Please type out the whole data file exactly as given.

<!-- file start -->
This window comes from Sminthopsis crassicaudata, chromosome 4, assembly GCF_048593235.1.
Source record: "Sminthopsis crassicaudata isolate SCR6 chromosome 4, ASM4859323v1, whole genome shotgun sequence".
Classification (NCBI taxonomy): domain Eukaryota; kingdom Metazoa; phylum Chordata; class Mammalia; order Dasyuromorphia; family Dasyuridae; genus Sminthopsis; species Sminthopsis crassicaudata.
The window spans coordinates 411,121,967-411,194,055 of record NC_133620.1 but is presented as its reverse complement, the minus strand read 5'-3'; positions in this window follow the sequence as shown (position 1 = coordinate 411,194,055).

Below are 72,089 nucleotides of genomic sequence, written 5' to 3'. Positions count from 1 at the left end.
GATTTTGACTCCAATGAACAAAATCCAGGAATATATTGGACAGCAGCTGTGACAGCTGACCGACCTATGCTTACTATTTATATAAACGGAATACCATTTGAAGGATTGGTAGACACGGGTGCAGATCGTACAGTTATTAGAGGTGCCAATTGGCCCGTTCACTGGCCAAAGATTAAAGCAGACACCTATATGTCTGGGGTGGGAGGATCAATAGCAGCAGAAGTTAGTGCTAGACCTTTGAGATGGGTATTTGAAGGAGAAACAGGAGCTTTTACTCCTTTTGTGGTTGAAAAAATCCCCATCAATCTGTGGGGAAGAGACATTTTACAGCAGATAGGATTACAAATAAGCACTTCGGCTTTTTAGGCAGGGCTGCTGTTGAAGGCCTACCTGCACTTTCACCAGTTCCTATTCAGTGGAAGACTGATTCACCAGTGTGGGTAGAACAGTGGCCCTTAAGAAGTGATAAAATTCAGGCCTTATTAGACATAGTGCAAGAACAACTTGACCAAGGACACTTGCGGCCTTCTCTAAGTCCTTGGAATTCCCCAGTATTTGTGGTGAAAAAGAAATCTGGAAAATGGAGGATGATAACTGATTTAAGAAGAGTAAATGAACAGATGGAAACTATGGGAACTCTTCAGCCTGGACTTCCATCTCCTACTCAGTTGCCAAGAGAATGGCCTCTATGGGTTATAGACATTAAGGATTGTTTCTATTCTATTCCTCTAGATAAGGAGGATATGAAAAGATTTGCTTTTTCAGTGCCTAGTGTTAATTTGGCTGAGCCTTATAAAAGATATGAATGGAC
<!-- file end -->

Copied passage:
This window comes from Sminthopsis crassicaudata, chromosome 4, assembly GCF_048593235.1.
Source record: "Sminthopsis crassicaudata isolate SCR6 chromosome 4, ASM4859323v1, whole genome shotgun sequence".
Classification (NCBI taxonomy): domain Eukaryota; kingdom Metazoa; phylum Chordata; class Mammalia; order Dasyuromorphia; family Dasyuridae; genus Sminthopsis; species Sminthopsis crassicaudata.
The window spans coordinates 411,121,967-411,194,055 of record NC_133620.1 but is presented as its reverse complement, the minus strand read 5'-3'; positions in this window follow the sequence as shown (position 1 = coordinate 411,194,055).

Below are 72,089 nucleotides of genomic sequence, written 5' to 3'. Positions count from 1 at the left end.
GATTTTGACTCCAATGAACAAAATCCAGGAATATATTGGACAGCAGCTGTGACAGCTGACCGACCTATGCTTACTATTTATATAAACGGAATACCATTTGAAGGATTGGTAGACACGGGTGCAGATCGTACAGTTATTAGAGGTGCCAATTGGCCCGTTCACTGGCCAAAGATTAAAGCAGACACCTATATGTCTGGGGTGGGAGGATCAATAGCAGCAGAAGTTAGTGCTAGACCTTTGAGATGGGTATTTGAAGGAGAAACAGGAGCTTTTACTCCTTTTGTGGTTGAAAAAATCCCCATCAATCTGTGGGGAAGAGACATTTTACAGCAGATAGGATTACAAATAAGCACTTCGGCTTTTTAGGCAGGGCTGCTGTTGAAGGCCTACCTGCACTTTCACCAGTTCCTATTCAGTGGAAGACTGATTCACCAGTGTGGGTAGAACAGTGGCCCTTAAGAAGTGATAAAATTCAGGCCTTATTAGACATAGTGCAAGAACAACTTGACCAAGGACACTTGCGGCCTTCTCTAAGTCCTTGGAATTCCCCAGTATTTGTGGTGAAAAAGAAATCTGGAAAATGGAGGATGATAACTGATTTAAGAAGAGTAAATGAACAGATGGAAACTATGGGAACTCTTCAGCCTGGACTTCCATCTCCTACTCAGTTGCCAAGAGAATGGCCTCTATGGGTTATAGACATTAAGGATTGTTTCTATTCTATTCCTCTAGATAAGGAGGATATGAAAAGATTTGCTTTTTCAGTGCCTAGTGTTAATTTGGCTGAGCCTTATAAAAGATATGAATGGAC